The Crash of Google Wave
When Google announced the shutdown of its Google Wave product in August, no one saw it coming. A highly innovative online-collaboration application, Wave allowed users to share richly formatted text, images, videos, maps—all in real time. Participants could be added and conversations replayed to keep everyone in the loop not just on projects and plans, but on updates, changes, and edits as well.
Subah Rama, senior analyst of enterprise communications at ABI Research, says she was “disappointed” by the news. Rama had predicted Wave might have the same impact on collaboration that the free Gmail offering had on the email market after Google launched that service in 2004 and made it generally available in 2007.
“When I saw [Wave] launch last year,” Rama says, “I thought it would definitely redefine the way people collaborate.” Google, she adds, gave no advance indication that Wave was about to be pulled. In Google’s official blogpost announcing the move, the only explanation given was that “Wave has not seen the user adoption we would have liked.”
Still, the product managed to inspire some pie-in-the-sky possibilities—and those may outlive Wave itself. Rama and other analysts spoke of the influence Google Wave would have had on collaborative software. Many had hoped that Google would eventually develop a productized Wave for enterprise integration.
“The effects of Google Wave would have impacted the industry in a very positive way because I know there are a lot of small companies that are working on a cloud-based collaborative platform,” Rama says. “If a big company like Google succeeds, it could [have expanded] the opportunity out there.”
Rama says she’s a strong believer in the cloud, but that the model needs to accommodate a wide range of applications. “Customers need greater choices,” she notes. “Google has been a very strong proponent of this model…. [There had been] so much hype, hope—and a very broad audience—that [Wave] getting pulled…kind of raises some questions on the cloud-development model.”
Peter Yared, founder and chief executive officer of Transpond, a company that provides infrastructure for social and mobile applications, has a different view of what Wave’s crash might signify: the end of collaborative software itself. “The collaboration solution is becoming very out of date,” Yared says. “[Collaboration software] never gets used the way it’s intended to be used because every project is being managed by email.”
Yared first aired his theory in a personal blogpost titled “It’s Collaboration Software that’s Dead, not Email.” “There is no quicker way to make a group of people in a conference room grimace than to announce you are going to use Basecamp, Central Desktop, or their kin to manage a project,” he wrote. “These services constantly spam your inbox every time someone adds a comma to a document, [and] use numerous different logins as each project is owned by different vendors or partners. Even worse, these tools are slow, arduous, and have user interfaces that look completely primitive.”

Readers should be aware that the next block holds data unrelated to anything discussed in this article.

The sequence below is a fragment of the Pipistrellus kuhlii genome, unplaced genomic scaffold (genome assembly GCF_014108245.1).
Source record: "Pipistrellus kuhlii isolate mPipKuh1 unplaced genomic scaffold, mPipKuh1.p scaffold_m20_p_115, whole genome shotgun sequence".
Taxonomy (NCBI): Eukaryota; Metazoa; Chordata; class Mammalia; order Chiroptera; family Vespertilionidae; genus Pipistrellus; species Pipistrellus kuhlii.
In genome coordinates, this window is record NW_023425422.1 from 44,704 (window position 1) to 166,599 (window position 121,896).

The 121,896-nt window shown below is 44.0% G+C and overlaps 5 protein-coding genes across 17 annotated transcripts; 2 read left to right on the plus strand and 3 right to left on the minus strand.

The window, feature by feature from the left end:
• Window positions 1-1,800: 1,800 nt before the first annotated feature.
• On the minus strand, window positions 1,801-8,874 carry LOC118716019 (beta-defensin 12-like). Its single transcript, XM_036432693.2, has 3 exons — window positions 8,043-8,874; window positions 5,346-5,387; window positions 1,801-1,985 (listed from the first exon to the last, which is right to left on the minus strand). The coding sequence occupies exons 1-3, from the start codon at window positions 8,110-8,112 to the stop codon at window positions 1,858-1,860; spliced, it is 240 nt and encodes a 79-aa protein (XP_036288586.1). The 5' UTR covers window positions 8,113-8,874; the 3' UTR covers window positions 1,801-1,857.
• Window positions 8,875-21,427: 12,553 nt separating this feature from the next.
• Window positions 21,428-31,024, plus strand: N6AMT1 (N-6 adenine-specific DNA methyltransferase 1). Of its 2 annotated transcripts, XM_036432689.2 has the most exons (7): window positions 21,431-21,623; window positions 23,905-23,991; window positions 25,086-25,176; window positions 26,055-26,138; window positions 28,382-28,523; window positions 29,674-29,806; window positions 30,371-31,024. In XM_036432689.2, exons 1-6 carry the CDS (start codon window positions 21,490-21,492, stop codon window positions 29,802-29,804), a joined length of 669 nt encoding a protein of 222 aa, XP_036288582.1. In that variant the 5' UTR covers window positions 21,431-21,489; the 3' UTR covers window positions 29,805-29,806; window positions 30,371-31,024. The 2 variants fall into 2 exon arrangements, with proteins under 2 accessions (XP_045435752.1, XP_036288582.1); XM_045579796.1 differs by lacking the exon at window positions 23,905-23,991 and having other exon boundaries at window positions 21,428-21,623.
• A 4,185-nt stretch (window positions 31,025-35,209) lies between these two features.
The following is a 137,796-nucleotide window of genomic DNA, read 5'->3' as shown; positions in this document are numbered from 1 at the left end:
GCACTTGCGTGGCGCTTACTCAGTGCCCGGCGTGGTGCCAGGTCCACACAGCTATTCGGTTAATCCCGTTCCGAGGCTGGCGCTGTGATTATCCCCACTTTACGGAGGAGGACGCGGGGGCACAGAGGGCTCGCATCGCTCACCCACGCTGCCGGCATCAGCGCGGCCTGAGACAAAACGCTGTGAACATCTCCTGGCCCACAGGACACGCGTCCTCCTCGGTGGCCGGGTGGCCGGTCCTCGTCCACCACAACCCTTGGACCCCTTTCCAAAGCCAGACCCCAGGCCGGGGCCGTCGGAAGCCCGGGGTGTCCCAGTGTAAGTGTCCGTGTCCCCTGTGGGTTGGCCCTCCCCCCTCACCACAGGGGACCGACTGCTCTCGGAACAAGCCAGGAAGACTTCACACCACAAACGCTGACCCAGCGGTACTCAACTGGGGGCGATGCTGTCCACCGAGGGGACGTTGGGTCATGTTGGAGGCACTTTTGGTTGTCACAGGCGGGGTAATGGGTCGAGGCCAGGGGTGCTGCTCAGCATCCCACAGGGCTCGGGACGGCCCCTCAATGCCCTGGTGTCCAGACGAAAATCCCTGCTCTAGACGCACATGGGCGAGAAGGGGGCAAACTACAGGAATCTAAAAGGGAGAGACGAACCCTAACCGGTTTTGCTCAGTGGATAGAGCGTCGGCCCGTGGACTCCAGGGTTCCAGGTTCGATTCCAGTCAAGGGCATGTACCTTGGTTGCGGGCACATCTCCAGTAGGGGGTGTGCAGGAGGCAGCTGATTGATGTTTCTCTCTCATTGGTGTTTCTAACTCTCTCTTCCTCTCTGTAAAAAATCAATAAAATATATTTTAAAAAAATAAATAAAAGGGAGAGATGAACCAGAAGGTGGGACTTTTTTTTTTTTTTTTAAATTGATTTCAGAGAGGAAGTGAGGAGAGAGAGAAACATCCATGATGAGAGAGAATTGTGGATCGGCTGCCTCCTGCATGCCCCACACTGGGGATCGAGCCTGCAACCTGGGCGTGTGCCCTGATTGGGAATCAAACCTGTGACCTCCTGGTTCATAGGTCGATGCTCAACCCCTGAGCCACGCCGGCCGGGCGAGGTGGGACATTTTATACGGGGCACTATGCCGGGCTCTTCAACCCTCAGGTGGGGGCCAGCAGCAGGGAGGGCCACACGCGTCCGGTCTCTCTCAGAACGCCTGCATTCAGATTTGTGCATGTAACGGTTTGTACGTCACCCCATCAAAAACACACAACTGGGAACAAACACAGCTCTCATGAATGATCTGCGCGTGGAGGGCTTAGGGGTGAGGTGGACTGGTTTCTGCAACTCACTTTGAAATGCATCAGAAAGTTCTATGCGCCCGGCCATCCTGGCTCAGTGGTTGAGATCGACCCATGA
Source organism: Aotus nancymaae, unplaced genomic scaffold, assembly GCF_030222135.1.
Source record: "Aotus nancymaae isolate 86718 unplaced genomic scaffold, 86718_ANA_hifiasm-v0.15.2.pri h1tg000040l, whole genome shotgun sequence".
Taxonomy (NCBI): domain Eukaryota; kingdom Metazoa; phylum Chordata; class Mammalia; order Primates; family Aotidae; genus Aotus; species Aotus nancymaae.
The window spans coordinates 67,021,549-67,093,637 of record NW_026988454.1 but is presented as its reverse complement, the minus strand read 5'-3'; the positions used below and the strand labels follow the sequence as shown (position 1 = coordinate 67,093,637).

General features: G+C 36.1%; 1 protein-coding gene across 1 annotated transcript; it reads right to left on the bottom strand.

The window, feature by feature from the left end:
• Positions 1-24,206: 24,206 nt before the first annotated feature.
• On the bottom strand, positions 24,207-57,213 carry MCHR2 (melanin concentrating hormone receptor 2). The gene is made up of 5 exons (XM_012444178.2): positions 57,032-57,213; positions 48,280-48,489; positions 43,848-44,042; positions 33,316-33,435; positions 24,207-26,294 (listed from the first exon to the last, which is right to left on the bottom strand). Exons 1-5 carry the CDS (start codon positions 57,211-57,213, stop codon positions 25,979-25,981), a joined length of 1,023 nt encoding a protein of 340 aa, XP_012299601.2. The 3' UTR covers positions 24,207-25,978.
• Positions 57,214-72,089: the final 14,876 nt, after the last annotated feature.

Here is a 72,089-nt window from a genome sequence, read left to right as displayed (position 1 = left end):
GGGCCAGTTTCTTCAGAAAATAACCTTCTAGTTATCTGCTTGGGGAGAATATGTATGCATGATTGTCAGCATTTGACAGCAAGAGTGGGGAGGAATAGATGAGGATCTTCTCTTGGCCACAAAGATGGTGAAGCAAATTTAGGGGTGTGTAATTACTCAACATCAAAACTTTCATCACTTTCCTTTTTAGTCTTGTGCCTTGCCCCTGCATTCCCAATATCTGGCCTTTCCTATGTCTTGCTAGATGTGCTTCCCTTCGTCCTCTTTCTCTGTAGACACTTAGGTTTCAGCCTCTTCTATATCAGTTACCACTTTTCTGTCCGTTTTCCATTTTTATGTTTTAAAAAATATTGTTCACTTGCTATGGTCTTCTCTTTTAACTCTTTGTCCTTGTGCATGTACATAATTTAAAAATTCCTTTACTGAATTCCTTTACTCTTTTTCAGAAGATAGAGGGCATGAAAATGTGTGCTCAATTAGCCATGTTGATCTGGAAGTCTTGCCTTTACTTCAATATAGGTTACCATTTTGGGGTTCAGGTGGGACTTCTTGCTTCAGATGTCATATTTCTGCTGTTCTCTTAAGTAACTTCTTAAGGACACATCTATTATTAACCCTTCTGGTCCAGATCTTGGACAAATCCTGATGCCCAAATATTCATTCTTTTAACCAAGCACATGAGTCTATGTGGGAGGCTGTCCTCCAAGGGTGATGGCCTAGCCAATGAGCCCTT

Yared counters the claim made by Sheryl Sandberg, chief operating officer at Facebook, that email is becoming obsolete. Social networking sites may be the preferred mode of communication among the younger generation, but Yared says he expects that to change.
“I have a teenager,” Yared says. “If I send him an email, I don’t get a response for two days. The young generation does not use email—and also doesn’t work. The minute they enter the workforce, they’ll get on email. “
Yared notes that, at present, many collaborative applications are being “quickly outpaced” by email when it comes to real-time participation, as email always seems to be used regardless. “These project management services get out-of-date very quickly,” he says, “because people inevitably start emailing each other rather than updating the project online, especially when executives with BlackBerrys are in the project loop and near the end of a project when there is typically a frenzy of activity.”
Yared says he found Google Wave to be “a step in the right direction,” but that ultimately email itself will become more collaborative, eliminating the need for a separate application—or industry.
“The proper approach is if you take Gmail and add more collaborative [elements, which] I’m sure [Google is] going to,” Yared muses. “Email is going to grow up to be collaboration software…. It’s going to replace a lot of project software.”
Rama proposes a future for collaborative software that’s slightly more hopeful, noting that many companies are still trying to figure out how to use the technology effectively. “It’s still a very emerging market,” she concludes. “There’s a lot of homework to be done.”